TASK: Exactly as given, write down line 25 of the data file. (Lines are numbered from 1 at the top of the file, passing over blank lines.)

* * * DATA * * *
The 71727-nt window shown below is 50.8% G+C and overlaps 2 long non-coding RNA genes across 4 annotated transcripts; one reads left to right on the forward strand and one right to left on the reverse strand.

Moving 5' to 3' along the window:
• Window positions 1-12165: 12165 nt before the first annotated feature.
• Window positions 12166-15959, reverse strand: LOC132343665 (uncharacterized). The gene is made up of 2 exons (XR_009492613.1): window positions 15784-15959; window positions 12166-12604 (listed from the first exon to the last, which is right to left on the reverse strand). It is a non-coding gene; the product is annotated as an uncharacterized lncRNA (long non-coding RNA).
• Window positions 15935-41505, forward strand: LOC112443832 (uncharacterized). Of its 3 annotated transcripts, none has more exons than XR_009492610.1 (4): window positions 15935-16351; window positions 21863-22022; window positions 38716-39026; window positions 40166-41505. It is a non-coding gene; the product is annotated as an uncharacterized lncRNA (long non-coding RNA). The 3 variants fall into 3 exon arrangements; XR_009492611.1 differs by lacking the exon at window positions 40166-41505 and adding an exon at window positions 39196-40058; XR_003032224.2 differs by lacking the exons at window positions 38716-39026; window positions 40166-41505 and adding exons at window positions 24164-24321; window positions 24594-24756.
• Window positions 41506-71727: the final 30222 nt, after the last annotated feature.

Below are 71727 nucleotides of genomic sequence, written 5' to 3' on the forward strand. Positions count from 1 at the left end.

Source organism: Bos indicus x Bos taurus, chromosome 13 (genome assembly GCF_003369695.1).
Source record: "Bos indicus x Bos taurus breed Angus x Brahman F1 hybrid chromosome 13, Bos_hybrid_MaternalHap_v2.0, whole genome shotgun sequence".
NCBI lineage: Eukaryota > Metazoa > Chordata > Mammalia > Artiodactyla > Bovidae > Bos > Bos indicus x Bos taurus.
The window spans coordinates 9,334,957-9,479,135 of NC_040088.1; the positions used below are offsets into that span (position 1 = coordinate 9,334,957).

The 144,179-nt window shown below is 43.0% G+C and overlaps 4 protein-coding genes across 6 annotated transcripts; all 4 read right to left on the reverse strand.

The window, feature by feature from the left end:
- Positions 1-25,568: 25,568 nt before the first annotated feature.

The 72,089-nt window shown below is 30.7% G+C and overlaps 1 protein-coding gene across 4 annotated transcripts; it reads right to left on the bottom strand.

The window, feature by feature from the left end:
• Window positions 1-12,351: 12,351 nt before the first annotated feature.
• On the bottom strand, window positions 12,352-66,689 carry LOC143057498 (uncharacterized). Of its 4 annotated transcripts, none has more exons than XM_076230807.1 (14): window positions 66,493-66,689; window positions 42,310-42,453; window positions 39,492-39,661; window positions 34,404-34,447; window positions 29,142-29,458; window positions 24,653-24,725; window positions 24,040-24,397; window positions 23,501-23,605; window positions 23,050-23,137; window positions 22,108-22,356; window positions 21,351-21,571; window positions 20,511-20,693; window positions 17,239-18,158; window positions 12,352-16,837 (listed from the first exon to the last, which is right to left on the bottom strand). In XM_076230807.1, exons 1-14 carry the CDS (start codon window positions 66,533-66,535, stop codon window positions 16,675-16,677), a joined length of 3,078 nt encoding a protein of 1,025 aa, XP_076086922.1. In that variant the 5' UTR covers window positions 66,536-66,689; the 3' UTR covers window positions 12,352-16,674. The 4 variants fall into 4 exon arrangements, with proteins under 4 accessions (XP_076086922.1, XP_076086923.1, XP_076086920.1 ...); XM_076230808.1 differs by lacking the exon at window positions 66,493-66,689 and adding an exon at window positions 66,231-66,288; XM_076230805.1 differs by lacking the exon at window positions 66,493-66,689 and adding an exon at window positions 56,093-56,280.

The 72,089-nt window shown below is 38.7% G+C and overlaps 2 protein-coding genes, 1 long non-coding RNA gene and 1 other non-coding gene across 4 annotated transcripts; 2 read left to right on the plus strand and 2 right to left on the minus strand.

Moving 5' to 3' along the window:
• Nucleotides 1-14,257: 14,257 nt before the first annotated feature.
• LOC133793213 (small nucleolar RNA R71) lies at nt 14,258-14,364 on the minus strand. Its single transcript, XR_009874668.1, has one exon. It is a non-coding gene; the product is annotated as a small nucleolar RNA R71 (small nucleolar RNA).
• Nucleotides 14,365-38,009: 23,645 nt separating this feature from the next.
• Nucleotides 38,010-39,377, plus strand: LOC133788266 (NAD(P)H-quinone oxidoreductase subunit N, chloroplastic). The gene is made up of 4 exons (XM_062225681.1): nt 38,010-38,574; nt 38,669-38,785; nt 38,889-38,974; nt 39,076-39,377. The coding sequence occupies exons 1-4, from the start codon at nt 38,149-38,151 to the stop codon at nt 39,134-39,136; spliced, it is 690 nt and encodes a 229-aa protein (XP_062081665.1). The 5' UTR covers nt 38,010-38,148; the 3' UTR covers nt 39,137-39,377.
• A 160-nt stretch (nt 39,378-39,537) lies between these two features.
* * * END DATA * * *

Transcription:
• A 160-nt stretch (nt 39,378-39,537) lies between these two features.